The Whiffenpoof Song

by Mike Tully

The choir assembled when Hell stormed the Lord’s Day on December 7th, 1941.  It reconvenes every annual remembrance of that first gathering.  Every year the choir grows.  Those who join these days are gray, bent, proud and too frequently forgotten.  But their voices, when mingled with those more ancient, reach the stars.  We raise our glasses to the ones who didn’t make it through on this day, and they silently return our toast.  Silently, that is, but for the echoes of an anthem of the Greatest Generation.

From the tables down at Mory’s, to the place where Louie dwells,
To the dear old Temple bar we love so well.

I hear it on this day, that strange echoing Kipling parody that Dad would break into three Cuba Libres after sunset.  The song had the same resonance as his war stories, his matter of fact admission that caves were sealed on his orders, trapping Japanese combatants in a grave of dwindling oxygen.  Dad said he never pointed a weapon and killed during the war.  He merely gave orders and men died.  The only weapon he brought home was a sword taken from the battlefield that hangs in our library.  He never brought firearms home.  My Dad, who hunted with weapons for sustenance in his childhood and carried weapons in the Pacific Theater, would not have them in the house.

Sang the whiffenpoofs assembled with their glasses raised on high
And the magic of their singing casts its spell.

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The End of Identity Politics?

A current meme circulating among commentators on both the right and left holds that the presidential election signaled the end of identity politics. Liberal author Mark Lillanov wrote in the New York Times on November 18th, “One of the many lessons of the recent presidential election campaign and its repugnant outcome is that the age of identity liberalism must be brought to an end.” He later added, “National politics in healthy periods is not about “difference,” it is about commonality.”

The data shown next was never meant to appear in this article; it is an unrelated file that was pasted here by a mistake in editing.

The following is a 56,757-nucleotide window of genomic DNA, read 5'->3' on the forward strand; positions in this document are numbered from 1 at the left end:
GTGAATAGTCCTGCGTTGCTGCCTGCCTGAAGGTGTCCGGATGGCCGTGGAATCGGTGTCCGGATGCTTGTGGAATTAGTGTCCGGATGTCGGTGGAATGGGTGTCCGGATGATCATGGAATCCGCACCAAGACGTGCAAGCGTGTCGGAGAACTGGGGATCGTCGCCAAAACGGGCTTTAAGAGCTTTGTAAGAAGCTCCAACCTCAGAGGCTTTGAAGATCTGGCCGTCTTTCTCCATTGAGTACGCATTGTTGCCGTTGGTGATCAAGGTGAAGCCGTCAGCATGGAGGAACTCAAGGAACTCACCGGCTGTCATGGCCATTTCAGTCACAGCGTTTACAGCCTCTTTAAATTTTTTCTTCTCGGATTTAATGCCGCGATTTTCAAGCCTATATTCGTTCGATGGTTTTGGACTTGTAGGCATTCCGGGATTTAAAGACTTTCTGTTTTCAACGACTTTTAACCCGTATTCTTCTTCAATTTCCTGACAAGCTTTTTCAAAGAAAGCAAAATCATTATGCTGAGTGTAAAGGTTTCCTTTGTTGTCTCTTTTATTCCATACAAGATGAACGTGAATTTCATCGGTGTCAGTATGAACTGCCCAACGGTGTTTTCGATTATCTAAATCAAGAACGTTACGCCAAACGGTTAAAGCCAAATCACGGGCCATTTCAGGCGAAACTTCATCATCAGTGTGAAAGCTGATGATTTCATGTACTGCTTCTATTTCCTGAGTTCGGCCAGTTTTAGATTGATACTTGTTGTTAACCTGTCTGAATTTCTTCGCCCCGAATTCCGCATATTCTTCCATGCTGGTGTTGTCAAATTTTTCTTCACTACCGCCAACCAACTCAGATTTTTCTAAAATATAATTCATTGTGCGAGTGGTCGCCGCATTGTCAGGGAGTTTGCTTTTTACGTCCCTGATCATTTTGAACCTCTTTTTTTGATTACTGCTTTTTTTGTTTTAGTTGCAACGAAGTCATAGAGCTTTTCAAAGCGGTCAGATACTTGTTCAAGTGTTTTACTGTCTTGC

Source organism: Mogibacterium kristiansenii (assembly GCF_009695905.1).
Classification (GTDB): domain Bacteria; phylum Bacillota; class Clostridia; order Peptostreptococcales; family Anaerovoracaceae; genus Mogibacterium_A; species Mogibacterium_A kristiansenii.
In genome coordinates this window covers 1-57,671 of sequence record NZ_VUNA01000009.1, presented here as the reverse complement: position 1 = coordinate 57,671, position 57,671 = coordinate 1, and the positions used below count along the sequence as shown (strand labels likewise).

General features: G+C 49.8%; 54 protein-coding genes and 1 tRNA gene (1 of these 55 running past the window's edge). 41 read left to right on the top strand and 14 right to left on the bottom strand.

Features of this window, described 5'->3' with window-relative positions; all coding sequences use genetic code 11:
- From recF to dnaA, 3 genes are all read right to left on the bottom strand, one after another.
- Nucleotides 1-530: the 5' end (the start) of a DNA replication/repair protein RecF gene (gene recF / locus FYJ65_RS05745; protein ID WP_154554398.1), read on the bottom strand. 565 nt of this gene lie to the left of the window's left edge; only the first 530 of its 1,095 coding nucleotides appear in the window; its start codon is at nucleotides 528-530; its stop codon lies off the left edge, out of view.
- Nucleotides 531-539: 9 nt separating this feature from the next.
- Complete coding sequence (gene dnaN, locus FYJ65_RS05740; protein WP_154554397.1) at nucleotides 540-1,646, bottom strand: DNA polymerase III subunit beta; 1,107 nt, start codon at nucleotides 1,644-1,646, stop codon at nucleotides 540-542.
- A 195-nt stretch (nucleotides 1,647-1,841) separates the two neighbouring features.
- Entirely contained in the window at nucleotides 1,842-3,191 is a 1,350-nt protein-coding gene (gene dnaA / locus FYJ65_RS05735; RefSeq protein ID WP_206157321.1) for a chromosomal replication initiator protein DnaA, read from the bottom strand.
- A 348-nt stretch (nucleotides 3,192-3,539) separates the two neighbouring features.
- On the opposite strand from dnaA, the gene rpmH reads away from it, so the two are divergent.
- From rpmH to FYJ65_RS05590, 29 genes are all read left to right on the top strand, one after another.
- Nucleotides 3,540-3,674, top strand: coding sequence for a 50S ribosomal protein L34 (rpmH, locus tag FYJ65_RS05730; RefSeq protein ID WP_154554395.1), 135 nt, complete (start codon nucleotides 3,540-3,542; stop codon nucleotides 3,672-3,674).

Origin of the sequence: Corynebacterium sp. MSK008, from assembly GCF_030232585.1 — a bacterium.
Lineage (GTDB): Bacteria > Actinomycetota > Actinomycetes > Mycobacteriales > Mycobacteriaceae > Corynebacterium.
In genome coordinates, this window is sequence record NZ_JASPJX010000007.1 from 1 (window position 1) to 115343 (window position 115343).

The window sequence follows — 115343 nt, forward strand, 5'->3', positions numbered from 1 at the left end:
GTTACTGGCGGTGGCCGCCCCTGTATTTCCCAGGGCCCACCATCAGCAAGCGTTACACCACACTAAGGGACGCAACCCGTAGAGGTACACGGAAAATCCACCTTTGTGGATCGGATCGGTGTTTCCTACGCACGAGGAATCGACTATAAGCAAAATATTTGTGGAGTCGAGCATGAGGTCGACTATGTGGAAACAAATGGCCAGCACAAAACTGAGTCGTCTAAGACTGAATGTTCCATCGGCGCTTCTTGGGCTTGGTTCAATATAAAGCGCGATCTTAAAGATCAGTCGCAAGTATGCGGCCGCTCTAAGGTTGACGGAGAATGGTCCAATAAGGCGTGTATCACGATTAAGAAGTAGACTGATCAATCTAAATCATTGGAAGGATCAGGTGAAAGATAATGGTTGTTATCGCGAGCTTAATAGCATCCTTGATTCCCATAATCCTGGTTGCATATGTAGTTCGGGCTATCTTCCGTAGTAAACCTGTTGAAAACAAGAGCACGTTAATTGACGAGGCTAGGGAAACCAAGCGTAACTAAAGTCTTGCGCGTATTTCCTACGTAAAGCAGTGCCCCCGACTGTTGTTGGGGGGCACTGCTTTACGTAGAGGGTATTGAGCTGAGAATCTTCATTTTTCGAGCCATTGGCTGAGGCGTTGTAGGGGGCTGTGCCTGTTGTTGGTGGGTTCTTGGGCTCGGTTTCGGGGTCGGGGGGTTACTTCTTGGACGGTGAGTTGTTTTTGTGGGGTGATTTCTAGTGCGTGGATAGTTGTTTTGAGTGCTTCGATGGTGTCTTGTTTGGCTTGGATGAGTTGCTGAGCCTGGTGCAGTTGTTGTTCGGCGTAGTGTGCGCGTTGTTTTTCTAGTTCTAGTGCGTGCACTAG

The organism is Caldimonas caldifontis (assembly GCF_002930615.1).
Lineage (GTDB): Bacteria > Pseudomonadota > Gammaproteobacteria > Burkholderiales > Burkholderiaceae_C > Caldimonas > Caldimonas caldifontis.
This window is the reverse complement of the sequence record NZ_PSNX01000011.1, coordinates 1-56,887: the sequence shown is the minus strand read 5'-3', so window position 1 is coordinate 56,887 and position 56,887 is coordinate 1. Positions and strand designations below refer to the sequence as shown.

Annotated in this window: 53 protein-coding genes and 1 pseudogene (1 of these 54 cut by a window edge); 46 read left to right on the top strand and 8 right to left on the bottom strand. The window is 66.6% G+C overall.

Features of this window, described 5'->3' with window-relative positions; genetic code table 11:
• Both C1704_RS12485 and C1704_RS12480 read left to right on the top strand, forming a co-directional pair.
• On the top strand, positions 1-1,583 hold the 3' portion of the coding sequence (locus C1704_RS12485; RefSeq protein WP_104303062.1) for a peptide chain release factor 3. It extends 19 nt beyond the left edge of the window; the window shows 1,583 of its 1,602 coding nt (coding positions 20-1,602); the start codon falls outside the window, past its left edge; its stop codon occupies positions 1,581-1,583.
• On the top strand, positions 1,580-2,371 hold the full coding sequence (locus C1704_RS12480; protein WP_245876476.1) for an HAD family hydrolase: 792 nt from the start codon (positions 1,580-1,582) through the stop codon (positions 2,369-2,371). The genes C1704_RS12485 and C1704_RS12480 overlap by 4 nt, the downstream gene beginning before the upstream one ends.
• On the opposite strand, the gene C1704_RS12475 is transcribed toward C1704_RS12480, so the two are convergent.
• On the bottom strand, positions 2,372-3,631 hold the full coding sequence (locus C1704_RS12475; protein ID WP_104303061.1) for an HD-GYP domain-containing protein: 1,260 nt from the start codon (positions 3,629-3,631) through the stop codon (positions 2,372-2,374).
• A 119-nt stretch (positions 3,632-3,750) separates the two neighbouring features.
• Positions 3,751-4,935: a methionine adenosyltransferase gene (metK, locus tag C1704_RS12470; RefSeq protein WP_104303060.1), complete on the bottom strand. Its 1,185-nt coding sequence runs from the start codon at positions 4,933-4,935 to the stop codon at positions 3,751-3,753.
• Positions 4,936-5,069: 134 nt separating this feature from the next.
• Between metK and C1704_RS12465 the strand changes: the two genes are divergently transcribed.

Writing in the same publication the same weekend, conservative columnist Ross Douthat argued that what liberalism really needs is more of that ol’ time religion:   “(I)t may not be enough for today’s liberalism, confronting both a right-wing nationalism and its own internal contradictions, to deal with identity politics’ political weaknesses by becoming more populist and less politically correct. Both of these would be desirable changes, but they would leave many human needs unmet. For those, a deeper vision than mere liberalism is still required — something like “for God and home and country,” as reactionary as that phrase may sound.” (For others the same needs could be met by good ol’ fashioned “sex, drugs, and rock-and-roll,” as Woodstockian as that phrase may sound!)

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The Future Bleaching of America?

Somewhere in heaven, the ghost of Abraham Lincoln threw up in his top hat. “I can’t believe it,” said Abe, wiping off his beard. “My Party nominated and my country elected a white supremacist. My God!”

God, who happened to be nearby, looked over. “What can I say?” God told Abe. “A plague is a plague.”

Is Abe right about Donald Trump being a white supremacist? The possibility cannot be ruled out, given the prominence of figures in his campaign. The Breitbart website is commonly referred to as an “alt-right” website, and “alt-right” is basically the politically correct term for white supremacist.

But, does it matter? Years ago I conducted a workplace investigation into alleged racial harassment. When I interviewed the accused, he told me, “I swear to God, I’m not a racist.” My reply: I don’t care. Go ahead and be a racist if that’s what you are. Just don’t act like one in the workplace. I take the same approach with the nation’s new employee:   Go ahead and be a white supremacist, if that’s what you are — just don’t govern like one.

How will we know whether Trump will govern as a white supremacist? The answer may come fairly quickly, as he lays out his immigration policy. It won’t be in provisions to deport most undocumented immigrants, or to build a wall along the Mexican border. Neither mass deportations nor the wall will ever happen. That rhetoric will not become reality. The litmus test for whether, and to what extent, Trump is influenced by white supremacist ideology will be his proposal for future immigration.

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